The concept of JAMstack can be used beyond a static site. Today, many of the enterprise applications leveraging this concept fully or partially. If your application is not a JAMstack and performing really well, you may not want to move it to JAMstack at all.

Evaluate your application with the three important pillars we have seen before. JAMstack is a great solution to achieve these but, you no need to force-fit things if it is not required.

Pillars.png

My Favorite JAMstack Resources

There are plenty of them. Here are few that I have bookmarked and consider as my favorites,

What's Next?

Thank you for hanging around with it. I hope, I was able to articulate most of it with this JAMstack series. As we are done for now, I am planning the next one.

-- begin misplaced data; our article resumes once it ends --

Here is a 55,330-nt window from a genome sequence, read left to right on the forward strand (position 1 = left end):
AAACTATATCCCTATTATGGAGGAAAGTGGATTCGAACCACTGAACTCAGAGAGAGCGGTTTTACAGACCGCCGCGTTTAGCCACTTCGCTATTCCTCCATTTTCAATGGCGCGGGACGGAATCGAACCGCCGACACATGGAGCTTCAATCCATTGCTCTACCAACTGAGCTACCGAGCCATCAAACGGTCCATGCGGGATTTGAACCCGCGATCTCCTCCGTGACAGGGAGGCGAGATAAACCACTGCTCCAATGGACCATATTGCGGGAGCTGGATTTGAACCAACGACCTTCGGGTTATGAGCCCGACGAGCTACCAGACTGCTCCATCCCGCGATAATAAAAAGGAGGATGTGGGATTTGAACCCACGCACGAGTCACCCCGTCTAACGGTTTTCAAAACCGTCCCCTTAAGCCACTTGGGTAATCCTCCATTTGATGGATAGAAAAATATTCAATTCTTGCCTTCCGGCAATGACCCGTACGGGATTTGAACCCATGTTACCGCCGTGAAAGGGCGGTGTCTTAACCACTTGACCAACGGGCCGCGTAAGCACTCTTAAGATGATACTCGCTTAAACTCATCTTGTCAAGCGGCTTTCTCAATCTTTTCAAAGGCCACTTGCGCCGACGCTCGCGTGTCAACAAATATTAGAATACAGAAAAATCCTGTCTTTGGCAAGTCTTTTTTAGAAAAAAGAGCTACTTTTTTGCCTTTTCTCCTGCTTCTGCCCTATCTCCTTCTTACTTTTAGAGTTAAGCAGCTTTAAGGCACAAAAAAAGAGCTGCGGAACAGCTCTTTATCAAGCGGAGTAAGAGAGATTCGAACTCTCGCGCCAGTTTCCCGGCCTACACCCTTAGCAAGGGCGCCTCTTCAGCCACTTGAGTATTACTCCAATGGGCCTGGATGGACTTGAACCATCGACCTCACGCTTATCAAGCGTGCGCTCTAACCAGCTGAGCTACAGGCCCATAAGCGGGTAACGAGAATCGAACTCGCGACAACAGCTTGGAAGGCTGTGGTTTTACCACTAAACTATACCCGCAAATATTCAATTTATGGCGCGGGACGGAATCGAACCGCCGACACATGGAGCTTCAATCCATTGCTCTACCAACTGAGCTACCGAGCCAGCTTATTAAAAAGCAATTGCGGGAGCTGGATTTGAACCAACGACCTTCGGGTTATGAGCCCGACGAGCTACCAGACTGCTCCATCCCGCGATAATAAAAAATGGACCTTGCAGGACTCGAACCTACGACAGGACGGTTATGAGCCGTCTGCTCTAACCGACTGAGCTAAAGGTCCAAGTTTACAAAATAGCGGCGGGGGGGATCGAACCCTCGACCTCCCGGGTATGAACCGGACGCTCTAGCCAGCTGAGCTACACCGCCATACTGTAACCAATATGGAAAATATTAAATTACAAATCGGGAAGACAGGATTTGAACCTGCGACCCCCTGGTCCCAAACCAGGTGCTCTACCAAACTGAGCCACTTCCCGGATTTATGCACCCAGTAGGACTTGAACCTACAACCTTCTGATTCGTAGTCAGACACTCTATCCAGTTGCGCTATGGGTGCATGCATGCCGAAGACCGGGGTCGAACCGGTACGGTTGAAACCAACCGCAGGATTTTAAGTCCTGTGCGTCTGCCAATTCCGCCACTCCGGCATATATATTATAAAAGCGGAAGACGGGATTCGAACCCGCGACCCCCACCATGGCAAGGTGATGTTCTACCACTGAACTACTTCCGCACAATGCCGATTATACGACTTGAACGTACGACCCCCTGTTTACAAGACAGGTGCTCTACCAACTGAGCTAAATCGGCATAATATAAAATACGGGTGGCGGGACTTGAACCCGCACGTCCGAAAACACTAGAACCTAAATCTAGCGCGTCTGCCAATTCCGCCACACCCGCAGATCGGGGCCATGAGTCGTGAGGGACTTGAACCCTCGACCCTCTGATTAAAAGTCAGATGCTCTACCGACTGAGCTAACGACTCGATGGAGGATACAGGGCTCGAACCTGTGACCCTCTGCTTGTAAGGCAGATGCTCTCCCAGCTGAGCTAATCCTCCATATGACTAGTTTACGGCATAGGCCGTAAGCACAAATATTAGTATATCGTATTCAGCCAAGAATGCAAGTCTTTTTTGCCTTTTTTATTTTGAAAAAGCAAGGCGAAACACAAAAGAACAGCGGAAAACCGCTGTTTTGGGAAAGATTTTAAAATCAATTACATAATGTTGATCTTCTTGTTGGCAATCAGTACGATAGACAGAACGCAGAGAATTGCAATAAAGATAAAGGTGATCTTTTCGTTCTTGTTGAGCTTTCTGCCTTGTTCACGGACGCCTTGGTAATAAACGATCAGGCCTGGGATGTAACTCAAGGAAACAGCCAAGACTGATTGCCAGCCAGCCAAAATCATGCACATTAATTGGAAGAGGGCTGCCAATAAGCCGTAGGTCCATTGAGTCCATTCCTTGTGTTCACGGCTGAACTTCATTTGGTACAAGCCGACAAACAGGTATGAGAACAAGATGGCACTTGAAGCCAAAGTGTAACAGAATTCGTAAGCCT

I shall be starting a series with small bites of articles and code explanations to share my experience of building the DemoLab using JAMstack.

Until then, please have a look into the code which is an open-source. Stay well, stay healthy 🙏!


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Bolaji Ayodeji's photo

Yet another amazing one, thanks for sharing Tapas Adhikary!

Tapas Adhikary's photo

Thanks Bolaji! Your knowledge sharing on Jamstack was one of my inspirations to dive in deeper.. Thanks!

Victoria Lo's photo

Wow this has been such a great series. Thank you so much for writing and sharing this :) I have learnt a lot from you!

Tapas Adhikary's photo

Thanks Victoria!

Subha Chanda's photo

Great series! Looking forward for the next one... 😃

Tapas Adhikary's photo

Thanks 🙏

Chris Bongers's photo

Really cool series Tapas! Nice work 🤟